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Ransomware, while not a new model for hackers, has certainly been wreaking havoc on businesses in 2016 – particularly in healthcare and financial services.
While your business’ data security program should consist of many components, perhaps the most effective defense to ransomware is building a culture of data security amongst your employees.
By nature, ransomware relies primarily on “social engineering”, baiting people into clicking a link in an email or other method of ultimately downloading a malicious program into the company network. Once on the network, the ransomware goes to work encrypting files or an entire hard drive rendering them inaccessible followed by a demand for money in exchange for decrypting the data again.
While there are certainly technology and protocols that should be employed to defend against ransomware, malware, and any other form of data breach, let’s start with the “people” factor as that is the vulnerability ransomware most frequently preys on.
Chief Information Security Officers and data security experts agree that the weakest link in a company’s security chain is typically people. Businesses of all sizes should consider building a culture of data security by 1) Training, 2) Empowering, and 3) Incentivizing employees to be on guard for data breach attacks.
Offer employees interactive training resources like seminars, webinars as a benefit to help them protect their own personal data security. Employees that are more security-savvy for their own personal data safety are going to be great defenders of the company’s data as well.
This can be built into and marketed as an employee benefit along with common benefits like medical, dental, legal counsel, and more.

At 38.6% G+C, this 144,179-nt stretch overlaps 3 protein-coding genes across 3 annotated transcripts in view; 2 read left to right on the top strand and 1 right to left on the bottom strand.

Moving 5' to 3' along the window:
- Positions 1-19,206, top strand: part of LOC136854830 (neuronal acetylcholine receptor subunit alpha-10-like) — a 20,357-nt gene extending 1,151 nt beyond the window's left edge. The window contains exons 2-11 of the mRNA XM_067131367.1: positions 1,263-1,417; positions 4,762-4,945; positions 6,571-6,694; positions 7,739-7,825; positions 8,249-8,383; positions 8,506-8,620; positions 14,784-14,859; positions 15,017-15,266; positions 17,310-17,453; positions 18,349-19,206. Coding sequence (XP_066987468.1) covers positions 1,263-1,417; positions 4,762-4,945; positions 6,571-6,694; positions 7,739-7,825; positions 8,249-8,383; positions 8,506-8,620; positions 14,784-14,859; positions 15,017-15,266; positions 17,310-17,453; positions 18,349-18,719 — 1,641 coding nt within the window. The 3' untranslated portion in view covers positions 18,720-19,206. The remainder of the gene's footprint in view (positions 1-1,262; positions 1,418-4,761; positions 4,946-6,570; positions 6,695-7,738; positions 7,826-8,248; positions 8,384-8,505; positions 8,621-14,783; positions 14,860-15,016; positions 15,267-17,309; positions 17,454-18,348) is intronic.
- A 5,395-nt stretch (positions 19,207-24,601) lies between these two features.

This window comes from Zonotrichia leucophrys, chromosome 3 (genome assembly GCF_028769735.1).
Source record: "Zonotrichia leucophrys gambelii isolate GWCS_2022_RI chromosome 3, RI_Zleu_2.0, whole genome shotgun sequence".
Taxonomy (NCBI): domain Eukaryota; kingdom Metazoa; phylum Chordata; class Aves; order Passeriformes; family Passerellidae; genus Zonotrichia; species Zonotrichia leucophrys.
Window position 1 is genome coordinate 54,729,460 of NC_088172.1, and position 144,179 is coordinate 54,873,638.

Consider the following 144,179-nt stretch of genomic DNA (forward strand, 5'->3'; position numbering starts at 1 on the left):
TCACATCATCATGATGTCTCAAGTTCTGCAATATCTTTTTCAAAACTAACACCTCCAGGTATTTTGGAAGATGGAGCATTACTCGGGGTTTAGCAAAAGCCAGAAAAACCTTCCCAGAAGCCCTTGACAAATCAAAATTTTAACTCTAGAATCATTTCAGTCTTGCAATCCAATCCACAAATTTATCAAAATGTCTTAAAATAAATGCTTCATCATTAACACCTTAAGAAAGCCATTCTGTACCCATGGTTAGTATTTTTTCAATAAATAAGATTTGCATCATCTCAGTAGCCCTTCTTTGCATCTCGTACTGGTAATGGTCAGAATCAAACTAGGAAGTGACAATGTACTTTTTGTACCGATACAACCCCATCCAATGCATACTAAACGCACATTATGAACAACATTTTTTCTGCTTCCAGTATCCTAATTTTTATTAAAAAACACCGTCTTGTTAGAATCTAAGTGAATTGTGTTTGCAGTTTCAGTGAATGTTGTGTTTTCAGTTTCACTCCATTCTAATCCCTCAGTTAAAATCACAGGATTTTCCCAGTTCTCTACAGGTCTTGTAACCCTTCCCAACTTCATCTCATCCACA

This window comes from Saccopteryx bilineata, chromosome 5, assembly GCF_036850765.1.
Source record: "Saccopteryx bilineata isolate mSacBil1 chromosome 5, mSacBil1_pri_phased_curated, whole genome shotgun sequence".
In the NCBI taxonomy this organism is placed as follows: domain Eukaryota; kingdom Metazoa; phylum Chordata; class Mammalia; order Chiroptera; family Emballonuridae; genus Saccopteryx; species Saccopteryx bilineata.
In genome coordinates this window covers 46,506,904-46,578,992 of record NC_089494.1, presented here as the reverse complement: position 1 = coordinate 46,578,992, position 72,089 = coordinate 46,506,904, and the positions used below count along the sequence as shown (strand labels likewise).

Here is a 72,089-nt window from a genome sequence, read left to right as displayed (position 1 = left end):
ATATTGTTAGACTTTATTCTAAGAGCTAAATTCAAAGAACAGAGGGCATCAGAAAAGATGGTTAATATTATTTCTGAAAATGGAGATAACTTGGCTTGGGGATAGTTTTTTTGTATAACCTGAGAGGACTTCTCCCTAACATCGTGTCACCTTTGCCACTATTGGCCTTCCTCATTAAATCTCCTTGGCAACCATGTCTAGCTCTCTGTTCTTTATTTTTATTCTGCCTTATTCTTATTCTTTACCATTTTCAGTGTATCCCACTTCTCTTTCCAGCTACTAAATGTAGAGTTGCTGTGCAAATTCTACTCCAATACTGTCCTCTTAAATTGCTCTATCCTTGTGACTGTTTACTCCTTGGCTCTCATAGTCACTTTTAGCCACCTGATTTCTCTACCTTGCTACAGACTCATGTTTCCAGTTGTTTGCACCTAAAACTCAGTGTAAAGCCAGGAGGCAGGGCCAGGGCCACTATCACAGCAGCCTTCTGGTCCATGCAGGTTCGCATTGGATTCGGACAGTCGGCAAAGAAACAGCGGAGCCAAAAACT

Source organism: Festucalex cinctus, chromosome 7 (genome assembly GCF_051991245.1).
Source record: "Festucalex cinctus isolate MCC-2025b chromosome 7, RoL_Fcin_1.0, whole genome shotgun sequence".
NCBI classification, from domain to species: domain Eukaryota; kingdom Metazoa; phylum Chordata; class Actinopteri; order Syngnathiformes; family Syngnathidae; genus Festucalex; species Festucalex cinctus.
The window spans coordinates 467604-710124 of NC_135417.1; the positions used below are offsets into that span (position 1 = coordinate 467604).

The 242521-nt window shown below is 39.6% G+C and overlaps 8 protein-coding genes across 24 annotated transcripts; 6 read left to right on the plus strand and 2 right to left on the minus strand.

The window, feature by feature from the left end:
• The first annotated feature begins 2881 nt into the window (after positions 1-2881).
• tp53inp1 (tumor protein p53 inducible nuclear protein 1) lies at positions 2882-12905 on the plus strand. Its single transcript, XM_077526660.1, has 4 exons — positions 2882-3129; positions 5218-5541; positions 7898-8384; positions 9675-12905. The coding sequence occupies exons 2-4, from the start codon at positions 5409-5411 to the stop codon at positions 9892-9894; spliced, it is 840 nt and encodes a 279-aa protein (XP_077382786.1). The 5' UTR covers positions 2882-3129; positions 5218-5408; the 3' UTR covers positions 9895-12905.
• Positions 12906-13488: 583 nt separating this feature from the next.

Communication from upper-management on the danger of cyber-threats and the critical role every individual plays in protecting the business’ and customers’ data. Every employee should walk away feeling that cybersecurity is a real threat to them and their colleagues and that they are encouraged to be vigilant and report concerns to IT.
One way companies can really solidify this culture of security is through Gamification. For instance, consider developing a scoring system by which employees can report/forward suspicious emails to the IT security department. Should the email be a legitimate threat, points are given the employee.
The points can be displayed on a leaderboard for bragging rights and also points could be exchanged for rewards once certain levels are achieved. It may sound silly, but if the rewards are appealing and the bragging rights are fun, that may easily be enough to make every single employee a security watch dog for your company!
Building a culture of security amongst your employees is one “cog” in your security system. There are many others.
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